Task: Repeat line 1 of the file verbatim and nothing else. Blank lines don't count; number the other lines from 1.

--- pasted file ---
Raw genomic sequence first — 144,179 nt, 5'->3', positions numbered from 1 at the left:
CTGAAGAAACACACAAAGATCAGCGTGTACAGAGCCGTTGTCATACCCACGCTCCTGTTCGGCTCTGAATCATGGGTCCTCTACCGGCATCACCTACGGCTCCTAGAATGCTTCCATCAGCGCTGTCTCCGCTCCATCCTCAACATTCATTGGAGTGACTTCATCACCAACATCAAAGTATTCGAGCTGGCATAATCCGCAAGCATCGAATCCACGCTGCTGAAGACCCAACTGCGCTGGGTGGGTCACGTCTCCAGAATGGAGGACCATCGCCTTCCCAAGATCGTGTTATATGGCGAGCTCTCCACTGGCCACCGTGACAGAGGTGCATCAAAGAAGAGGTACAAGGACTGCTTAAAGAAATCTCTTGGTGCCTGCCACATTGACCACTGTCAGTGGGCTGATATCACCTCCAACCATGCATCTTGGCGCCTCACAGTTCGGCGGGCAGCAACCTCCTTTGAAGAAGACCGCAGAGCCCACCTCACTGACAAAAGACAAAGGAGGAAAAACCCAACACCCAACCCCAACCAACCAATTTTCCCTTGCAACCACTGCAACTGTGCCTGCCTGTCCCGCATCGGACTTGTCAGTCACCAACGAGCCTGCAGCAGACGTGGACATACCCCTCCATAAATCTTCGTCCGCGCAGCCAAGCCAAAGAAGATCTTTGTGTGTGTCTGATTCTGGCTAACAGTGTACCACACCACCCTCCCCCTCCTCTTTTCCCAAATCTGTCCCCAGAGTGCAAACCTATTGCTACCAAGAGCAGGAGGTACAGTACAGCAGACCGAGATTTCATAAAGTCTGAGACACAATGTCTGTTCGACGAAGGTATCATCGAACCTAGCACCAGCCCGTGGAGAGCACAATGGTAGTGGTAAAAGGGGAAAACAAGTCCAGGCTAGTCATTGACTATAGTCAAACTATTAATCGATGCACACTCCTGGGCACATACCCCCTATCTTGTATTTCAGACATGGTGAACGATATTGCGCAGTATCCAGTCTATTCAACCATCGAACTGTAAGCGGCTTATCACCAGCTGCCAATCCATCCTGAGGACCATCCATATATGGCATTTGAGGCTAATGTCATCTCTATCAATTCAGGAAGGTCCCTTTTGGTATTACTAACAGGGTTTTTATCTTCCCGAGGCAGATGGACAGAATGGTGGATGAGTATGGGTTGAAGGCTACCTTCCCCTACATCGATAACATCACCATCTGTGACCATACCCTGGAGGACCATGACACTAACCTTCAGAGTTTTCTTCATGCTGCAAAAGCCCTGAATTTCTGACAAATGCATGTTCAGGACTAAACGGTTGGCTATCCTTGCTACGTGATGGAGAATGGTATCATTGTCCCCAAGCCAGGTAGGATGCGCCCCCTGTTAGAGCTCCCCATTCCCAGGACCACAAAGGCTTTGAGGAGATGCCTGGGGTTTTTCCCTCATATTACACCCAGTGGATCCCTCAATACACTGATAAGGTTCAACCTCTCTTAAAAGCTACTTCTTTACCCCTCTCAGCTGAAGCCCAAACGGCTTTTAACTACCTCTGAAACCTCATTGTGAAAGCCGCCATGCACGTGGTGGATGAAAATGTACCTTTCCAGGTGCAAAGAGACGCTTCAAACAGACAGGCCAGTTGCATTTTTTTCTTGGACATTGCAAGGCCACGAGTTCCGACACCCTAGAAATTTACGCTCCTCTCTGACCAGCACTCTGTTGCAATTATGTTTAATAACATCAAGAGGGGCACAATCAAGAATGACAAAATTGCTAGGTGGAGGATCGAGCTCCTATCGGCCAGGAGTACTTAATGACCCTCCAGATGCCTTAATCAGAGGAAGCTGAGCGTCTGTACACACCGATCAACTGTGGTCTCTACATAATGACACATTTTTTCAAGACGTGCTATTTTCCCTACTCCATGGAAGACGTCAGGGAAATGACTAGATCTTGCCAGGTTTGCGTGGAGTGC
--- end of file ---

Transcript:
Raw genomic sequence first — 144,179 nt, 5'->3', positions numbered from 1 at the left: